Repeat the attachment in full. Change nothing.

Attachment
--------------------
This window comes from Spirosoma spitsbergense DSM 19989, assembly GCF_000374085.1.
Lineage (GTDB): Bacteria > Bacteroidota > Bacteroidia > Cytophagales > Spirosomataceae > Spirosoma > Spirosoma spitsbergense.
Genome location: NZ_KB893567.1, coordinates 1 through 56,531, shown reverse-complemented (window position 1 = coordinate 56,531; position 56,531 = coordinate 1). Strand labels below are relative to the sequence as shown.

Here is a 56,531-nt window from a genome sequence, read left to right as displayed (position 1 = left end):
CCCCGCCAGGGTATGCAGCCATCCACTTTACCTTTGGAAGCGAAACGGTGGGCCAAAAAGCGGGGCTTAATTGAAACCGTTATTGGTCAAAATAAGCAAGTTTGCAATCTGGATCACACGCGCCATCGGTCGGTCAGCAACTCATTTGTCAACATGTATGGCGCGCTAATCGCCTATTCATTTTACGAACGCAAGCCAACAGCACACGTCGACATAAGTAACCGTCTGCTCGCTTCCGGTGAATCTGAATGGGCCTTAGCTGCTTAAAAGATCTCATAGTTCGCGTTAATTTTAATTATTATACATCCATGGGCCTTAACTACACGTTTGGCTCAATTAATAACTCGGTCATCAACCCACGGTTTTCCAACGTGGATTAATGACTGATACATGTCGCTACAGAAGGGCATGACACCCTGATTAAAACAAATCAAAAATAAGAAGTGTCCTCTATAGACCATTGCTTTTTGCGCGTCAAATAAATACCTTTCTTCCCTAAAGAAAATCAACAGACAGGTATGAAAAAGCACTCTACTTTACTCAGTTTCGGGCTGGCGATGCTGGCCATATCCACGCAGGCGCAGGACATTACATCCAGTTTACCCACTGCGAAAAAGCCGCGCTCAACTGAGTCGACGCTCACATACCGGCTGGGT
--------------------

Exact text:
This window comes from Spirosoma spitsbergense DSM 19989, assembly GCF_000374085.1.
Lineage (GTDB): Bacteria > Bacteroidota > Bacteroidia > Cytophagales > Spirosomataceae > Spirosoma > Spirosoma spitsbergense.
Genome location: NZ_KB893567.1, coordinates 1 through 56,531, shown reverse-complemented (window position 1 = coordinate 56,531; position 56,531 = coordinate 1). Strand labels below are relative to the sequence as shown.

Here is a 56,531-nt window from a genome sequence, read left to right as displayed (position 1 = left end):
CCCCGCCAGGGTATGCAGCCATCCACTTTACCTTTGGAAGCGAAACGGTGGGCCAAAAAGCGGGGCTTAATTGAAACCGTTATTGGTCAAAATAAGCAAGTTTGCAATCTGGATCACACGCGCCATCGGTCGGTCAGCAACTCATTTGTCAACATGTATGGCGCGCTAATCGCCTATTCATTTTACGAACGCAAGCCAACAGCACACGTCGACATAAGTAACCGTCTGCTCGCTTCCGGTGAATCTGAATGGGCCTTAGCTGCTTAAAAGATCTCATAGTTCGCGTTAATTTTAATTATTATACATCCATGGGCCTTAACTACACGTTTGGCTCAATTAATAACTCGGTCATCAACCCACGGTTTTCCAACGTGGATTAATGACTGATACATGTCGCTACAGAAGGGCATGACACCCTGATTAAAACAAATCAAAAATAAGAAGTGTCCTCTATAGACCATTGCTTTTTGCGCGTCAAATAAATACCTTTCTTCCCTAAAGAAAATCAACAGACAGGTATGAAAAAGCACTCTACTTTACTCAGTTTCGGGCTGGCGATGCTGGCCATATCCACGCAGGCGCAGGACATTACATCCAGTTTACCCACTGCGAAAAAGCCGCGCTCAACTGAGTCGACGCTCACATACCGGCTGGGT